When Viv Allan was diagnosed with secondary lung cancer last year, the Adelaide grandfather was determined not to let it derail his plans for the future. This is his story.
After being treated for kidney cancer two years earlier, a routine check-up found the cancer had spread to his lungs and he began radiotherapy treatment.
“It was another shock to myself and my family. I was looking forward to travelling and enjoying retirement but everything was put on hold,” Viv said.
Viv (pictured with his grandson) decided to join the TROG 1301 (SAFRON II) clinical trial at Royal Adelaide Hospital, co-ordinated by TROG Cancer Research, to receive a new form of cancer treatment called Stereotactic Ablative Body Radiotherapy (SABR), which is targeted to tumours that have limited spread from the primary to the lung.
Lead researcher, Dr Shankar Siva, said the aim of the SAFRON II trial was to quantify the benefit of SABR treatment, which offers the opportunity to eradicate secondaries in the lung, and may offer the potential for long-term disease control.
“In general, we expect SABR to be highly effective at controlling cancer – approximately 90% successful. It is non-invasive and delivered as an outpatient visit in as little as a single treatment or as four treatments as part of this trial,” Dr Siva said.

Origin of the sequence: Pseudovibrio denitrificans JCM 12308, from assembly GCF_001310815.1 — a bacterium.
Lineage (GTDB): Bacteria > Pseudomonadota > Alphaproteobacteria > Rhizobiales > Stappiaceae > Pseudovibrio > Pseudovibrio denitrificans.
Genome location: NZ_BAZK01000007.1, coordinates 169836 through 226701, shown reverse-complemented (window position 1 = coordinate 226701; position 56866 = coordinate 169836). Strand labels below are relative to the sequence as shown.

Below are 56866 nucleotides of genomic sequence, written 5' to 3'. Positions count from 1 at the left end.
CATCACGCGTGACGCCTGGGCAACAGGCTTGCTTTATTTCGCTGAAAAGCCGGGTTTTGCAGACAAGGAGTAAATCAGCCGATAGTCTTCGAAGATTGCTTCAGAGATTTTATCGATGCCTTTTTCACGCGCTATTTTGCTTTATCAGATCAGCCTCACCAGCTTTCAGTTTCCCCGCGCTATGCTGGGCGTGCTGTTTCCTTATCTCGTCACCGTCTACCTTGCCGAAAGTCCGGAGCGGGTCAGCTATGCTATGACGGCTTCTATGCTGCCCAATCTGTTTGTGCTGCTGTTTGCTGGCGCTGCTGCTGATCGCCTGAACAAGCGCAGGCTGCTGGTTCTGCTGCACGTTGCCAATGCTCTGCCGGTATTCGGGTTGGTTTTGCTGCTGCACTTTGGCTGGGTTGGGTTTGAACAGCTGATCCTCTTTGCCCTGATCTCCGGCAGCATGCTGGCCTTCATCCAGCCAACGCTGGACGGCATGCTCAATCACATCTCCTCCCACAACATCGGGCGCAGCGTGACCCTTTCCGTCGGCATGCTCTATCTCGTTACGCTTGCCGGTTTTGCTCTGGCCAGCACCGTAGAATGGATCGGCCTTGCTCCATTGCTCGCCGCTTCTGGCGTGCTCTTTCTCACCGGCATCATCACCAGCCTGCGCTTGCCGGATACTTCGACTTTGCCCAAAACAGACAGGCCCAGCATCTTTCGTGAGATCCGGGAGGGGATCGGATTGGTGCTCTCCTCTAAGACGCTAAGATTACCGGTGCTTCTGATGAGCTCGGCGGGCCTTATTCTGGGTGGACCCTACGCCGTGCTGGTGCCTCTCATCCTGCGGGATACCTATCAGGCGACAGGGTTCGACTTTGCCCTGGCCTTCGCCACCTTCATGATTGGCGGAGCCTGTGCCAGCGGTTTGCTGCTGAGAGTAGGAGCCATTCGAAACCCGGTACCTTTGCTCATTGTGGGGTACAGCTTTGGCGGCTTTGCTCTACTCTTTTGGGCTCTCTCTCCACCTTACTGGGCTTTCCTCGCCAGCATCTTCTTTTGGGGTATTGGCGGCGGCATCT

“We expect the rate of side-effects to be relatively low in the short term. Additionally, we suspect that SABR may be able to assist in kick-starting the patient’s immune system into fighting any remaining cancer cells, and we aim to investigate this possible effect as part of the trial.”
In the future, it is hoped that stereotactic radiotherapy treatment will be made available as an alternative to removing lung tumours by surgery, or given to those patients who are unable to have surgery.
Viv, who is sharing his story during lung cancer awareness month, said that he was motivated to join the clinical trial to help others in the future receive better treatment and to one day find a cure. He is now looking forward to spending more time with his loved ones.
“Only now, after great results can I plan the next adventure,” he said.
SAFRON II is being conducted and sponsored by TROG Cancer Research, in collaboration with the Australasian Lung Cancer Trials Group (ALTG).
Close to 800 patients have joined a TROG lung cancer clinical trial since the Group’s inception, over 25 years ago.
TROG Cancer Research is a registered charity in Australia, holding the Deductible Gift Recipient (DGR) status, which means that donations over $2 are tax-deductible.
For over 30 years, TROG Cancer Research has been dedicated to improving the way radiation medicine is delivered to cancer patients with ongoing scientific research, clinical trials, and cutting-edge technology.
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